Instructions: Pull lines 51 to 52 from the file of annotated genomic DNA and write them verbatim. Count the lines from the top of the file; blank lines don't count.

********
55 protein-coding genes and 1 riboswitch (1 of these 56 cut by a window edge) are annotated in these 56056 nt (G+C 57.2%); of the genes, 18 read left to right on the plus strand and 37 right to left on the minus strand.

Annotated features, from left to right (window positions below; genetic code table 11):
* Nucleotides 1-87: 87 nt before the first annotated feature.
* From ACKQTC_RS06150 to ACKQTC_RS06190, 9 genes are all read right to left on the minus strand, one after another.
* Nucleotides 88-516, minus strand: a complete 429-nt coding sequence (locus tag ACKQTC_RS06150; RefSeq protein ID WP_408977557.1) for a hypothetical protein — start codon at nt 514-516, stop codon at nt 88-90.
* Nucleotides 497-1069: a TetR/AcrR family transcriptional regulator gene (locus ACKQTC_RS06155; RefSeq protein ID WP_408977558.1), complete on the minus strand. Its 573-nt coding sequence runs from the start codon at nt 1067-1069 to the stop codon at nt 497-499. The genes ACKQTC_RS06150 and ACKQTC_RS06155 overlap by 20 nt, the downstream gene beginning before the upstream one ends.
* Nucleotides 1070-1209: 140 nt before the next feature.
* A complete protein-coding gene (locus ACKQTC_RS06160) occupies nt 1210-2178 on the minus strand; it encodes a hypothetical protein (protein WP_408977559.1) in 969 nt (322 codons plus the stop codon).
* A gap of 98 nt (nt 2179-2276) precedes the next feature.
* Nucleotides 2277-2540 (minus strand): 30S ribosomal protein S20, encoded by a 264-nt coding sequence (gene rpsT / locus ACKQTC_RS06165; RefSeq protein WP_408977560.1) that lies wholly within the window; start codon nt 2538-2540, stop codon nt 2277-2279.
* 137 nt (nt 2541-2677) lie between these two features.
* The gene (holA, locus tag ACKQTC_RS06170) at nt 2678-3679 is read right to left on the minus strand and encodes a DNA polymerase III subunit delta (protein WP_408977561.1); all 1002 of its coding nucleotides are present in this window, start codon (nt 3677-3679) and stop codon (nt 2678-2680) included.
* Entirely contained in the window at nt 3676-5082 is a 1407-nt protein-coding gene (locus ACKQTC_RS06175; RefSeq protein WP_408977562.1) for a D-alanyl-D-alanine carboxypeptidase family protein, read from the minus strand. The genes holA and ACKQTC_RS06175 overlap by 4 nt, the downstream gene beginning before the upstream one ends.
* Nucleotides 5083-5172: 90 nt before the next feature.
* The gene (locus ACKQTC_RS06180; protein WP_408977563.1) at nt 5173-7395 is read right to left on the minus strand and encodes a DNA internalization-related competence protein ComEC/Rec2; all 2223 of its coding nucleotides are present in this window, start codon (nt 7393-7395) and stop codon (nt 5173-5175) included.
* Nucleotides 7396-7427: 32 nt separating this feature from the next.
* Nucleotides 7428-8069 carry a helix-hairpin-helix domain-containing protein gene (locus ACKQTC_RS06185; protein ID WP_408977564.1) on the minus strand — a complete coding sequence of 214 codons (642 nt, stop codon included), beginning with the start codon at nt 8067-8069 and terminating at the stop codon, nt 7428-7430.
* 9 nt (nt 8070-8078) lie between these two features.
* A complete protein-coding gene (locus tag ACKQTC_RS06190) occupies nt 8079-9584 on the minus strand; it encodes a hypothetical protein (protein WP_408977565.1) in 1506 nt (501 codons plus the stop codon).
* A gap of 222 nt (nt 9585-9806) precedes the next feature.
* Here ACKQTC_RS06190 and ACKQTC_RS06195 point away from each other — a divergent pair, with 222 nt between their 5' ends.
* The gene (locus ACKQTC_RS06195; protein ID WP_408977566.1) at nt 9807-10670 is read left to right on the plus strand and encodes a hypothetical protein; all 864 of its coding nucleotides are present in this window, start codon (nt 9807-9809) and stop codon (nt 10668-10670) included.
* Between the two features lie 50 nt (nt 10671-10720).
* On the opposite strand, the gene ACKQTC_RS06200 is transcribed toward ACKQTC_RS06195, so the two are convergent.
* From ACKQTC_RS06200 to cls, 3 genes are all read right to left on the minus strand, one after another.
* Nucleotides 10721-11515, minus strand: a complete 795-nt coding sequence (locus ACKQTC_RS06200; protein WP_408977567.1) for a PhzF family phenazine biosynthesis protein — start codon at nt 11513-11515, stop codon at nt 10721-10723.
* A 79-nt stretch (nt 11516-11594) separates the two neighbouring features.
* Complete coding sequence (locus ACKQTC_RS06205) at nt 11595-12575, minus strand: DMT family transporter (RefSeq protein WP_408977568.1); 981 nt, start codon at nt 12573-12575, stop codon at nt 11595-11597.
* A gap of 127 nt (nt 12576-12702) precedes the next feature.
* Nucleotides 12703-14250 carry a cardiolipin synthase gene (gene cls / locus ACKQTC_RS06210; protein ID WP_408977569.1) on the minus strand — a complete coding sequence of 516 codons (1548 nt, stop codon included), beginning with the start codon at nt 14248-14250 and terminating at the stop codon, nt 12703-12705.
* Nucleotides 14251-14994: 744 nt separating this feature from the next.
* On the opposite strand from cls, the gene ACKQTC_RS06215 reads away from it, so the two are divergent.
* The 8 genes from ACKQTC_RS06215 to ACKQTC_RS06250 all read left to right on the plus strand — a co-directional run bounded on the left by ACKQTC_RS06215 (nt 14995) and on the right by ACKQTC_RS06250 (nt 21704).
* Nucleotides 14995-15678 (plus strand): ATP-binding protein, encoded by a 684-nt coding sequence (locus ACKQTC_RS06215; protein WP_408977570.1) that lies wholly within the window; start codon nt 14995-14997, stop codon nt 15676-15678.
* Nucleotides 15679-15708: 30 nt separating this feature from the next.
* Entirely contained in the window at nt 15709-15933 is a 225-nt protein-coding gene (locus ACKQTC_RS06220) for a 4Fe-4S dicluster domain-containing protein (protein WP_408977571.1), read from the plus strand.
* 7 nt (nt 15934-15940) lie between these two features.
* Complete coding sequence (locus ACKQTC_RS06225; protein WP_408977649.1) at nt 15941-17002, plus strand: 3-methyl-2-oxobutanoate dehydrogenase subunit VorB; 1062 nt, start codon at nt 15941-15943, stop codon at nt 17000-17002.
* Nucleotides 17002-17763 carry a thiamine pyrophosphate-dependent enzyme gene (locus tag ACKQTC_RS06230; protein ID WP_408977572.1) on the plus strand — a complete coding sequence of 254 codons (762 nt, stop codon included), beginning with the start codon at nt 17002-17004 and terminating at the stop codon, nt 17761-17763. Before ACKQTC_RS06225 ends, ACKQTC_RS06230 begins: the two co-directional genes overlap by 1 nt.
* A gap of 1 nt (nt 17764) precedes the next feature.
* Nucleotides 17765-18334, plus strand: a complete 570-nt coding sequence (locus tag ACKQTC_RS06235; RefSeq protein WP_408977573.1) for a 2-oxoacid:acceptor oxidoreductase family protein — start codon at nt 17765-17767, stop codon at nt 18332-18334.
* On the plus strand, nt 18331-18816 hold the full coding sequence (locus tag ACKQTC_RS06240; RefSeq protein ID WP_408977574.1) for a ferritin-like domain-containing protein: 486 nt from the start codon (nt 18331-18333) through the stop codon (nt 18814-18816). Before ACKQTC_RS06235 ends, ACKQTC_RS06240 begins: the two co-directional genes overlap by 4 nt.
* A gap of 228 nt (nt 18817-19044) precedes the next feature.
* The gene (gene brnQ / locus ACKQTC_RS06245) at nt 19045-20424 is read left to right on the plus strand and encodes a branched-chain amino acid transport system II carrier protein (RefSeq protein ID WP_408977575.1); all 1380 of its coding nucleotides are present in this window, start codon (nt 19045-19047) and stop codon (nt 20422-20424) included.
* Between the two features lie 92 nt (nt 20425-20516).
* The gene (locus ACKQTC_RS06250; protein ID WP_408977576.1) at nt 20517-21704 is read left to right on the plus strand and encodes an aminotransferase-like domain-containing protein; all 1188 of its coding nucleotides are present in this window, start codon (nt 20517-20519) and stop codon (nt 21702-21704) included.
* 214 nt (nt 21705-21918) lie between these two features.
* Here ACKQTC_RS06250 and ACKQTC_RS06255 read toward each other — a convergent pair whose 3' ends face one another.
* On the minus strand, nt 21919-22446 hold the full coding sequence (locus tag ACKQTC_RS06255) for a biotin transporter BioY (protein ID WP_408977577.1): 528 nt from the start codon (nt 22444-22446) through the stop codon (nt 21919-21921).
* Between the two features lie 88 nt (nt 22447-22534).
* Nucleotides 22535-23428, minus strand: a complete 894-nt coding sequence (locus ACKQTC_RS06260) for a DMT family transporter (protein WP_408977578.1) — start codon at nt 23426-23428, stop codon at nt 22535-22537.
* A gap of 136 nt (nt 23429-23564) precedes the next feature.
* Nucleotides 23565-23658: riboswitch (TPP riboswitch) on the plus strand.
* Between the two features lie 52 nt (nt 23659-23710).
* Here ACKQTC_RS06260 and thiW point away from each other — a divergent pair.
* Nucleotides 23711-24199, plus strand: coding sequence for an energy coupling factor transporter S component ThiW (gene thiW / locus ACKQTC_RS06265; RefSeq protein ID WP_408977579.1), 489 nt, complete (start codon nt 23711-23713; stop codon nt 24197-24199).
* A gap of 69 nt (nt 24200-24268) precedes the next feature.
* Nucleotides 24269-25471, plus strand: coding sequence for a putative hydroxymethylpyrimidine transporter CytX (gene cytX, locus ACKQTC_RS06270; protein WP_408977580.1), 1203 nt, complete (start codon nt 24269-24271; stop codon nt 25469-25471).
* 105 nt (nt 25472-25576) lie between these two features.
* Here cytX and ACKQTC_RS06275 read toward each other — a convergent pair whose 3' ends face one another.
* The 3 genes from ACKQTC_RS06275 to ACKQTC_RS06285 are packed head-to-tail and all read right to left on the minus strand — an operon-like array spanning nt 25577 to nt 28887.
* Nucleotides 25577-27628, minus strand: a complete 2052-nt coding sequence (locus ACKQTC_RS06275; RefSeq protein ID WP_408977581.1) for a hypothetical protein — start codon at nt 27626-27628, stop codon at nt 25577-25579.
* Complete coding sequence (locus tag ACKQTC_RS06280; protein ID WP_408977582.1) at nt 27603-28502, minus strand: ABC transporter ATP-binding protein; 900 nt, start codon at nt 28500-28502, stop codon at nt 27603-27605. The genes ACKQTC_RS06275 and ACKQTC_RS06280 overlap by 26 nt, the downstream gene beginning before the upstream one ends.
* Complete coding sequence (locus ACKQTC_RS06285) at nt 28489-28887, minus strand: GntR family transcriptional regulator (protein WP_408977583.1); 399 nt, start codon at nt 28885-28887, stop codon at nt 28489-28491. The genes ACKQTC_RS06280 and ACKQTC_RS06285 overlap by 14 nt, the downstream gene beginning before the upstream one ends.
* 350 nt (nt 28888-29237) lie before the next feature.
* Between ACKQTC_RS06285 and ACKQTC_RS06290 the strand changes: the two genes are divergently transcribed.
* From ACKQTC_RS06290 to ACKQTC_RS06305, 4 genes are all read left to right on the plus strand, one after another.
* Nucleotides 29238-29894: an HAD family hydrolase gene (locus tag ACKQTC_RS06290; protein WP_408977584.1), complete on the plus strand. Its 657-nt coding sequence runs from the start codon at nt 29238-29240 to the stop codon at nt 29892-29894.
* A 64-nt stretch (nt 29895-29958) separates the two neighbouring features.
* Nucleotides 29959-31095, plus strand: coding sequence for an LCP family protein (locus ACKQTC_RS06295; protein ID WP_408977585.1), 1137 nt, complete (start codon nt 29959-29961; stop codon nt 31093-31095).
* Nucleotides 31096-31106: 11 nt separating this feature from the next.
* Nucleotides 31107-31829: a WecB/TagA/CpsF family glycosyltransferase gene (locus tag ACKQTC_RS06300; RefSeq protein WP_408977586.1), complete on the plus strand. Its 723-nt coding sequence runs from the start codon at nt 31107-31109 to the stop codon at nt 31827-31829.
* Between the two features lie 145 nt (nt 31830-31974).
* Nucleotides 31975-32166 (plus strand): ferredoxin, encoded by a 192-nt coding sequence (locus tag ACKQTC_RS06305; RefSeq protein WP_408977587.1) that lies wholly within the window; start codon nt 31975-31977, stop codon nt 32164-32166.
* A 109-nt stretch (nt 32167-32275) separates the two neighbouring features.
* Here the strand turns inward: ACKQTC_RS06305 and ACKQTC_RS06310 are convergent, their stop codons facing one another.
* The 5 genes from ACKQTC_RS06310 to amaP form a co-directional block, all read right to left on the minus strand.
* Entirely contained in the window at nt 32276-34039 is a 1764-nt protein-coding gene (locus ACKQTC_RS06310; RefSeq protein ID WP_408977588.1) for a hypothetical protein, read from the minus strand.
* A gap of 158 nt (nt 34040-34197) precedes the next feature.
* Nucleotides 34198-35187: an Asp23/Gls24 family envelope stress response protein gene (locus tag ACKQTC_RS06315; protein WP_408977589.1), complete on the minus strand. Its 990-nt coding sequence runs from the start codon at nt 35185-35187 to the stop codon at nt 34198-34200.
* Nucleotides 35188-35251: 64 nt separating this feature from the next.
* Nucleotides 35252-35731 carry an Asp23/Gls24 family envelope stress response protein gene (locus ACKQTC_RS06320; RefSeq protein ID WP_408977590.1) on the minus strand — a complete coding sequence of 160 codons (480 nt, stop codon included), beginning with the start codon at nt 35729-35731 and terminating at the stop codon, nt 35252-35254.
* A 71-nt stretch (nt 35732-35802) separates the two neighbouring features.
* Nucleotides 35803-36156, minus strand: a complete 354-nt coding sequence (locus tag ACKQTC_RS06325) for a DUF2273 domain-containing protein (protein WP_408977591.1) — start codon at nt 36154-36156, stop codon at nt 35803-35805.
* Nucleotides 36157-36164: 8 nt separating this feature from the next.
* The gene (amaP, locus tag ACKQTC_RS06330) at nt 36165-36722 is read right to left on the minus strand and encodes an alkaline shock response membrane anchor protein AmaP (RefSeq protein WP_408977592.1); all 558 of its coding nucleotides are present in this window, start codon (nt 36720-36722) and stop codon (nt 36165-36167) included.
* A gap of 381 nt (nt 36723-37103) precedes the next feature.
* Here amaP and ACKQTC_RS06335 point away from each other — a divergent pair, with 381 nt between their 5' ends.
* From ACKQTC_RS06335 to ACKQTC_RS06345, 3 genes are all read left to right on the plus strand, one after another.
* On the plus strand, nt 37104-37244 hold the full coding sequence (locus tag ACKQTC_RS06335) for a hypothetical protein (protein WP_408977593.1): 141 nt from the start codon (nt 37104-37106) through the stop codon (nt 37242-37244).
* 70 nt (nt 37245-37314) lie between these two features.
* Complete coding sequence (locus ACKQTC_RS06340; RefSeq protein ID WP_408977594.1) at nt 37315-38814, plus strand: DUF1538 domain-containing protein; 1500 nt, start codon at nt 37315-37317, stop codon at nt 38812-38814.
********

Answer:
* Nucleotides 22535-23428, minus strand: a complete 894-nt coding sequence (locus ACKQTC_RS06260) for a DMT family transporter (protein WP_408977578.1) — start codon at nt 23426-23428, stop codon at nt 22535-22537.
* A gap of 136 nt (nt 23429-23564) precedes the next feature.